o f children fascinating because of some strange aspects of my own intellectual skills. I couldn't read or write very well, and I was an atrocious speller. I was even poor in high school algebra. On the other hand, I was phenomenal in high school geometry and physics. Doing great in two courses and mediocre in eighteen courses isn't a very good batting average, however; I guess I got into MIT based on high SAT scores in my two good subjects. Not surprisingly, my weaknesses were a real problem in my freshman year at MIT where I almost flunked out, despite working very hard. It took me three entire semesters to get going, but after that I did pretty well. I'm still not sure what the problem was, but I think it was partly not having worked very hard in high school (doing school work, I mean-I worked long hours earning money for college, and I was in every extracurricular club and dramatic play I could fit in). I think I was also partly dyslexic. I still can't spell, and my arithmetic is still full of errors. I'm also a terrible computer programmer, but I'm spectacular at abstract ideas, especially ones that have a spatial component. These idiosyncrasies in my cognitive functioning made me very curious about the idiosyncrasies of other people's cognitive functioning. My interest in how the minds of children work expanded into trying to understand how the minds of adults worked. Consequently, my readings in cognitive development soon expanded to cognitive science. 

When I started reading about psychology, cognitive development, and cognitive science, I found that I had to stop and reflect on each page. I wrote extensively in the margins of books. I started keeping a notebook and wrote down fragments of ideas. I started "talking" directly to Socrates, Descartes, or Piaget. Regardless of who they were, I "told" them what I thought of their ideas. I realize that you might find this a bit arrogant. Many people believe we should worship the intellectual greats in human culture. I say, honor and respect them, absolutely, but blindly believe them, never! In fact, all the great thinkers loved thinking and discussing their ideas. Who likes hitting a tennis ball against a wall by oneself when hitting with a partner is much more fun? I can think of some other activities where doing it with a partner is a much richer experience than doing it alone. The great thinkers believed in their ideas and didn't want blind obedience. They were not dictators. At any rate that's my rationalization for doing what I do. Occasionally someone will say to me that they admire my discipline in reading and writing so consistently on this subject. I always say thank you, but then add, " You've have to be kidding. You wouldn't admire my discipline in eating a chocolate brownie for lunch every day." But that's how reading and writing about the mind is for me. It's just fun. It's what I feel like doing most of the time.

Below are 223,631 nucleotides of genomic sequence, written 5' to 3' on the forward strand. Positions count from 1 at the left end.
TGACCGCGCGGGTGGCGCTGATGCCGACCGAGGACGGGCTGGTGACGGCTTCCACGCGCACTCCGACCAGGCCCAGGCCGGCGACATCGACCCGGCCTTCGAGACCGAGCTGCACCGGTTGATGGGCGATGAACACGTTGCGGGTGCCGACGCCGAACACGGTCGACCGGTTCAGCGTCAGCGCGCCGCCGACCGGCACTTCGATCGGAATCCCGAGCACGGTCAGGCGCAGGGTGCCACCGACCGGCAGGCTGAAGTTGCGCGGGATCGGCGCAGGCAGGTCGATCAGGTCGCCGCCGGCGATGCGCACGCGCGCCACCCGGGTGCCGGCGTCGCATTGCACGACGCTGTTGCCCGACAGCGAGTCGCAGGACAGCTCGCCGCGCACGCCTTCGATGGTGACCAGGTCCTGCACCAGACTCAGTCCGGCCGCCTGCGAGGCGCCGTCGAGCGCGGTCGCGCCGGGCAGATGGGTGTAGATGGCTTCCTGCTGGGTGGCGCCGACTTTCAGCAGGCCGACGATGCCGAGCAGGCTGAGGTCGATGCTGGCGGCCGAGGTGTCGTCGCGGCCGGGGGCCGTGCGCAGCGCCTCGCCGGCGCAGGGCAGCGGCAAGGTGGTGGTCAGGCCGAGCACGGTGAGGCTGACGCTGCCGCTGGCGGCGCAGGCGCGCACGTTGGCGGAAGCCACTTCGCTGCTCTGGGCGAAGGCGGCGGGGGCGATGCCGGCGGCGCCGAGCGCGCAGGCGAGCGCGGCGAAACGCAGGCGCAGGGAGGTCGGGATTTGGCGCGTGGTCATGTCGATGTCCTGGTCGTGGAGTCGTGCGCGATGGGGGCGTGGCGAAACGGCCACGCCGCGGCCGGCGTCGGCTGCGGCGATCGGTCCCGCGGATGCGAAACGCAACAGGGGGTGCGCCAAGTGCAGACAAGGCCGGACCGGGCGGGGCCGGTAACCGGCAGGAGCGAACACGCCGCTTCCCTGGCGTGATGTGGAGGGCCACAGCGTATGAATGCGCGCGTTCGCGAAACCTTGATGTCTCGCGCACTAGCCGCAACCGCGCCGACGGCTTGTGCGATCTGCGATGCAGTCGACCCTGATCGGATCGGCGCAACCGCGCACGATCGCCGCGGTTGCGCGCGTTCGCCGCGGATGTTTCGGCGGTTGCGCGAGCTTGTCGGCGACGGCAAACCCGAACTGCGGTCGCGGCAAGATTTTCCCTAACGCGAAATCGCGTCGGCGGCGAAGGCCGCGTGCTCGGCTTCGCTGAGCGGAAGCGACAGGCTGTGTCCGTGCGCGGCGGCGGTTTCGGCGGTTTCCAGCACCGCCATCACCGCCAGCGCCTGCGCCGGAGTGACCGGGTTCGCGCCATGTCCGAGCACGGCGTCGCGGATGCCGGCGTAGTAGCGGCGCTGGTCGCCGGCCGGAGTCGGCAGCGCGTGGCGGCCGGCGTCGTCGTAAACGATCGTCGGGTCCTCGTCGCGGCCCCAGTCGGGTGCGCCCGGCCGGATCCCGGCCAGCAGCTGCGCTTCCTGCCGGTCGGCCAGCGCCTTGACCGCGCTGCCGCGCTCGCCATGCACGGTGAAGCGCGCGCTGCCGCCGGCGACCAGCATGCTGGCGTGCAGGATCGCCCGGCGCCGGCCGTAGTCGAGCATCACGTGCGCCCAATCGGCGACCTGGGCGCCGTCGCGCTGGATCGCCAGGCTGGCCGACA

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Images Courtesy of Wikimedia Commons

The NorDar Journal - December 2013. Cover.

TheNorDar ( « NOR» - new, « dar» - age, generation - Arm.) - The first and only international media project about art and culture, which has been published since 2011 in Ukraine, Kiev. Publisher and editor - Lilit Sargsyan.  

(The Google browser will translate the journal's website from Russian to English.)


Maine State Archives - Photo by Jennifer Alford

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In This Issue
Don't forget to go to the Maine Senior College Network website to find out what is happening around the state!

Maine Senior College Network

Acadia Senior College

Augusta Senior College
Coastal Senior College

Downeast Senior College

Gold LEAF Institute

South Coast Senior College

Midcoast Senior College

Osher Lifelong Learning Institute

Penobscot Valley Senior College


Senior College at Belfast

St. John Valley Senior College

Sunrise Senior College 
Western Mountains Senior College

York County Senior College
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Contact Information
Maine Senior College Network 
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Portland, Maine 04104-9300 
(207) 228-4128